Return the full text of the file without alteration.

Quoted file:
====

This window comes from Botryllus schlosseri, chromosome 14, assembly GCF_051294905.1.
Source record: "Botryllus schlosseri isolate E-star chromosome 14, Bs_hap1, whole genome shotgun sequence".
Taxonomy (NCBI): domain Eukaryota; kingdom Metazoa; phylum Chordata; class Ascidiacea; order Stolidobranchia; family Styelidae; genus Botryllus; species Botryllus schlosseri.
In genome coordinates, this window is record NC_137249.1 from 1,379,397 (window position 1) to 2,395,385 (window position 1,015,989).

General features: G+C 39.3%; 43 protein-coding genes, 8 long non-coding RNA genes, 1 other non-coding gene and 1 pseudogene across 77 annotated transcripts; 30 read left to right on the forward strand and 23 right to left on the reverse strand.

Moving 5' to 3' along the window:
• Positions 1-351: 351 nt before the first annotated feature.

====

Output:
This window comes from Botryllus schlosseri, chromosome 14, assembly GCF_051294905.1.
Source record: "Botryllus schlosseri isolate E-star chromosome 14, Bs_hap1, whole genome shotgun sequence".
Taxonomy (NCBI): domain Eukaryota; kingdom Metazoa; phylum Chordata; class Ascidiacea; order Stolidobranchia; family Styelidae; genus Botryllus; species Botryllus schlosseri.
In genome coordinates, this window is record NC_137249.1 from 1,379,397 (window position 1) to 2,395,385 (window position 1,015,989).

General features: G+C 39.3%; 43 protein-coding genes, 8 long non-coding RNA genes, 1 other non-coding gene and 1 pseudogene across 77 annotated transcripts; 30 read left to right on the forward strand and 23 right to left on the reverse strand.

Moving 5' to 3' along the window:
• Positions 1-351: 351 nt before the first annotated feature.